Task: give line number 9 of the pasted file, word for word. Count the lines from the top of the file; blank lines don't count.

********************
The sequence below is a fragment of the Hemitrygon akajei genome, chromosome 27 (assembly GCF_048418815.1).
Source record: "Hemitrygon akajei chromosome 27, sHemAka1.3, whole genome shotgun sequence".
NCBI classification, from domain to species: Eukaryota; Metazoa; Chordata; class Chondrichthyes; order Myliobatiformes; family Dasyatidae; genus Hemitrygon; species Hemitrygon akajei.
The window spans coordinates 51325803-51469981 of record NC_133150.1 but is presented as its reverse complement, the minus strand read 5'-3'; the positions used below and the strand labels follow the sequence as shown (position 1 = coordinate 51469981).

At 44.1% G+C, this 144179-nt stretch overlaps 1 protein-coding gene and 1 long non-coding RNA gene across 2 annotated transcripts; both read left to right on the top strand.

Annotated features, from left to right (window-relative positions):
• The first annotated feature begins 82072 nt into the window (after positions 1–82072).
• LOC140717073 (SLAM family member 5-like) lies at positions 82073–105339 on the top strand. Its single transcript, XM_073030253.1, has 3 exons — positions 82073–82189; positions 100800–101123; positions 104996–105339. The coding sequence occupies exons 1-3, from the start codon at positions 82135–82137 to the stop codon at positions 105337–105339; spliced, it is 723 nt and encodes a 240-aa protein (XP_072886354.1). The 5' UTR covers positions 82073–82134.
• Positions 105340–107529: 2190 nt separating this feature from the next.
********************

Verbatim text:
• Positions 105340–107529: 2190 nt separating this feature from the next.